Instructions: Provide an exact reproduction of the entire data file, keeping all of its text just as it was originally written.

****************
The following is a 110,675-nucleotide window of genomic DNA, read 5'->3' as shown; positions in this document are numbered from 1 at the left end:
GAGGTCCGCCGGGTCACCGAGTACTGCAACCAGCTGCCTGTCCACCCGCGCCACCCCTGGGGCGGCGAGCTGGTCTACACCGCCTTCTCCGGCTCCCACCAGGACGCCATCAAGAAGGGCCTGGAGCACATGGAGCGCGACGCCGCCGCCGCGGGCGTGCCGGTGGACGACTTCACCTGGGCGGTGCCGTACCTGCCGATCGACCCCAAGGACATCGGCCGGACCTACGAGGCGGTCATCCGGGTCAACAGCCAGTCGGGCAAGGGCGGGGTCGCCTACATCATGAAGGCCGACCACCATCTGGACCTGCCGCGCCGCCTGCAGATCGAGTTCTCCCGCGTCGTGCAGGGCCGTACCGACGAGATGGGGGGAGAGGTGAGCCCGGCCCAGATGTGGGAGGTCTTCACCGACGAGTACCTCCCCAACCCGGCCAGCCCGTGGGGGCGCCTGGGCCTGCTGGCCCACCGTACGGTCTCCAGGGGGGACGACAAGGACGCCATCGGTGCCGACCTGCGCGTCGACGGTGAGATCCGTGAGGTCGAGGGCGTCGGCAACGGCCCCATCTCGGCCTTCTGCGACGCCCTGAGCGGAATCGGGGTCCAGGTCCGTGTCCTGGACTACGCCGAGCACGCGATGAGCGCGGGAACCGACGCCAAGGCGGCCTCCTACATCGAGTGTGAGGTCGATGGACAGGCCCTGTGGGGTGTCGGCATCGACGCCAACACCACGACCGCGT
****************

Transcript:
The following is a 110,675-nucleotide window of genomic DNA, read 5'->3' as shown; positions in this document are numbered from 1 at the left end:
GAGGTCCGCCGGGTCACCGAGTACTGCAACCAGCTGCCTGTCCACCCGCGCCACCCCTGGGGCGGCGAGCTGGTCTACACCGCCTTCTCCGGCTCCCACCAGGACGCCATCAAGAAGGGCCTGGAGCACATGGAGCGCGACGCCGCCGCCGCGGGCGTGCCGGTGGACGACTTCACCTGGGCGGTGCCGTACCTGCCGATCGACCCCAAGGACATCGGCCGGACCTACGAGGCGGTCATCCGGGTCAACAGCCAGTCGGGCAAGGGCGGGGTCGCCTACATCATGAAGGCCGACCACCATCTGGACCTGCCGCGCCGCCTGCAGATCGAGTTCTCCCGCGTCGTGCAGGGCCGTACCGACGAGATGGGGGGAGAGGTGAGCCCGGCCCAGATGTGGGAGGTCTTCACCGACGAGTACCTCCCCAACCCGGCCAGCCCGTGGGGGCGCCTGGGCCTGCTGGCCCACCGTACGGTCTCCAGGGGGGACGACAAGGACGCCATCGGTGCCGACCTGCGCGTCGACGGTGAGATCCGTGAGGTCGAGGGCGTCGGCAACGGCCCCATCTCGGCCTTCTGCGACGCCCTGAGCGGAATCGGGGTCCAGGTCCGTGTCCTGGACTACGCCGAGCACGCGATGAGCGCGGGAACCGACGCCAAGGCGGCCTCCTACATCGAGTGTGAGGTCGATGGACAGGCCCTGTGGGGTGTCGGCATCGACGCCAACACCACGACCGCGT